Resources Top 5: Legendary explorer Mark Bennett has the thumbs-up to chase the next Fosterville
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Here are the biggest resources winners in early trade, Thursday October 5.
Mark Bennett’s famed history of discoveries in gold and nickel has made his firm S2 Resources a closely watched explorer since its spin out in the deal that sold Sirius and its famous Nova nickel and copper discovery to IGO (ASX:IGO) eight years ago.
Since then the company led by the rock kicker behind not only Nova but also the legendarily named Thunderbox gold mine (now operated by soon to be Australia’s biggest gold miner Northern Star Resources (ASX:NST)) has tested some interesting prospects in WA’s Goldfields and Scandinavia without making a breakthrough.
But its transformative pick-up of right to apply for the Greater Fosterville exploration licence in Victorian gold rush territory near Bendigo in October 2021 was a new dawn for the explorer.
It’s up near 10% on a dour day for mining stocks and for good reason.
That licence — EL7795 and previously known in deliriously bureaucratic terms as Block 4 of the Victorian Government’s North Central Victoria Gold ground release — has now been granted.
In more romantic terms the lease presents among the best opportunities of any explorer to make a discovery that follows up Kirkland Lake (and now Agnico-Eagle’s) Swan Zone find at the Fosterville gold mine back in 2016.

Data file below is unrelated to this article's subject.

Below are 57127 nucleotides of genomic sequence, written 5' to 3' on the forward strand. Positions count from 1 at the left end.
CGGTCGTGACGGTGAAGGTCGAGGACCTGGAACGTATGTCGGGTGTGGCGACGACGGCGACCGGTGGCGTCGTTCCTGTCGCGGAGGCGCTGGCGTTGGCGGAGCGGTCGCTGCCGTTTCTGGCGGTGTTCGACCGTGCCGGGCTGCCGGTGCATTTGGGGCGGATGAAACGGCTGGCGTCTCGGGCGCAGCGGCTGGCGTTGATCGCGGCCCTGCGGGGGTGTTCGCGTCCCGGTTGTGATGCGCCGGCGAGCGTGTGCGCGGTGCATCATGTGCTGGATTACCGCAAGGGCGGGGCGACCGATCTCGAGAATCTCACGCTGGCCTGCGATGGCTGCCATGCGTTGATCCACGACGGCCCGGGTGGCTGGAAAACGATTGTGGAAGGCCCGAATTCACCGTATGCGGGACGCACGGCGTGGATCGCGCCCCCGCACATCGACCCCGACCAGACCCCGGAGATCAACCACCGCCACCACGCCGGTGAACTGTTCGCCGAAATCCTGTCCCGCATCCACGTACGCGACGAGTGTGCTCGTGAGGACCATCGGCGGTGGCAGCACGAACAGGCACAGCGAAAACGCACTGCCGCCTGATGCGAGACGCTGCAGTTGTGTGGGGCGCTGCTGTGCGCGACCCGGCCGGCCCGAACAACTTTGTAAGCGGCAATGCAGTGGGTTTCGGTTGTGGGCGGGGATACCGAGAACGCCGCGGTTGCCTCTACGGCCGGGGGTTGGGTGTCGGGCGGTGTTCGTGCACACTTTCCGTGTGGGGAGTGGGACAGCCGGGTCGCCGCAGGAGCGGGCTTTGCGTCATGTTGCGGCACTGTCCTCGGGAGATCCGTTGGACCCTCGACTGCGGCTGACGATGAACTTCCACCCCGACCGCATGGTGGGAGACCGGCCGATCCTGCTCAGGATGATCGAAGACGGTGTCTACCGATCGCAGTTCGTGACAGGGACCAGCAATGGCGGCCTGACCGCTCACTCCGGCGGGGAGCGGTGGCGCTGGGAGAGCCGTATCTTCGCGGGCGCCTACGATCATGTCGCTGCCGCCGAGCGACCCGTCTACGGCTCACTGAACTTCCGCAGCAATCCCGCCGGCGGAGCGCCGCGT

Swan Zone turned Fosterville into Australia’s top performing and cheapest producing gold mine, its reserve initially pulling a virtually unheard of grade of nearly 50g/t.
That’s more than 1.5 ounces to the tonne — around $4500 of gold in every tonne of ore pulled up at current prices. Most underground mines nowadays would be considered high grade at over 5g/t.
It goes without saying that Agnico would have loved EL7795, the prized portion of the ground release, abutting and surrounding the Fosterville Mine. The Canadian giant earned the right to apply for other licences in the release — and back in the Kirkland Lake days it did a bit of work there which S2 will be able to build off from before the old tenement expired — but S2’s exploration plans proved more attractive for the Victorian Government.
Covering some 394km2, it extends for a massive 55km north to south, with S2 planning to spend a minimum amount of $10.4m over the first five-year term of the licence.
A minimum $2.1m has to be spent in the first two years. Diamond drilling sites have already been identified along roadsides, with heritage clearance already obtained from the Dja Dja Wurrung traditional owners and drilling approval from the City of Greater Bendigo Council.
A contractor is expected to begin drilling in around three weeks.
“The granting of EL7795 is a significant moment for S2. It is the most strategic of the four blocks released around Fosterville, and it is the first to be granted,” S2 exec chair Bennett said.
“I would like to thank the Dja Dja Wurrung and Taungurung people, and the staff of the Victorian Earth Resources Regulator for their goodwill, guidance and diligence in this process.”
“Giant” and “potentially transformational” are two buzz-phrases sure to catch the eye of any investors looking for direction on where to chuck some money in the hunt for tasty copper and gold prospects.
Using the words “Winu” and “Havieron” doesn’t hurt either, those being the two most significant new copper finds in Western Australia since Sandfire Resources (ASX:SFR) made its massive DeGrussa discovery all the way back in 2009.
Winu and Havieron are squarely locked up in the dark corners of global majors Rio Tinto (ASX:RIO) and (soon to be) Newmont respectively.